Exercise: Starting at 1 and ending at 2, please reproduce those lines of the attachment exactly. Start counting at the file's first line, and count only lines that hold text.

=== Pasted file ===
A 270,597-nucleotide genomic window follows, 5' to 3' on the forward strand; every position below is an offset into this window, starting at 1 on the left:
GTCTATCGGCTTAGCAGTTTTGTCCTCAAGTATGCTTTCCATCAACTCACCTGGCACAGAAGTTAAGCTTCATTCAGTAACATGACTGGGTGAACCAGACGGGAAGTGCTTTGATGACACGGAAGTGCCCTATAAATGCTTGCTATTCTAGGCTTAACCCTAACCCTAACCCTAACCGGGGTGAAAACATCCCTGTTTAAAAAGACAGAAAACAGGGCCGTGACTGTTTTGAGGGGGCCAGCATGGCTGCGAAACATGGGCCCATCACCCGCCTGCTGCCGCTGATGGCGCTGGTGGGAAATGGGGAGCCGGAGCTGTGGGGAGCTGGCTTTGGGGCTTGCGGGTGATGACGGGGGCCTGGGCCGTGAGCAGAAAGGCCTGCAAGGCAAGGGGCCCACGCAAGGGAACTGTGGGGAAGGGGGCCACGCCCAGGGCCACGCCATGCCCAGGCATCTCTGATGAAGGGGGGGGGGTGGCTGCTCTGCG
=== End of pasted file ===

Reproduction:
A 270,597-nucleotide genomic window follows, 5' to 3' on the forward strand; every position below is an offset into this window, starting at 1 on the left:
GTCTATCGGCTTAGCAGTTTTGTCCTCAAGTATGCTTTCCATCAACTCACCTGGCACAGAAGTTAAGCTTCATTCAGTAACATGACTGGGTGAACCAGACGGGAAGTGCTTTGATGACACGGAAGTGCCCTATAAATGCTTGCTATTCTAGGCTTAACCCTAACCCTAACCCTAACCGGGGTGAAAACATCCCTGTTTAAAAAGACAGAAAACAGGGCCGTGACTGTTTTGAGGGGGCCAGCATGGCTGCGAAACATGGGCCCATCACCCGCCTGCTGCCGCTGATGGCGCTGGTGGGAAATGGGGAGCCGGAGCTGTGGGGAGCTGGCTTTGGGGCTTGCGGGTGATGACGGGGGCCTGGGCCGTGAGCAGAAAGGCCTGCAAGGCAAGGGGCCCACGCAAGGGAACTGTGGGGAAGGGGGCCACGCCCAGGGCCACGCCATGCCCAGGCATCTCTGATGAAGGGGGGGGGGTGGCTGCTCTGCG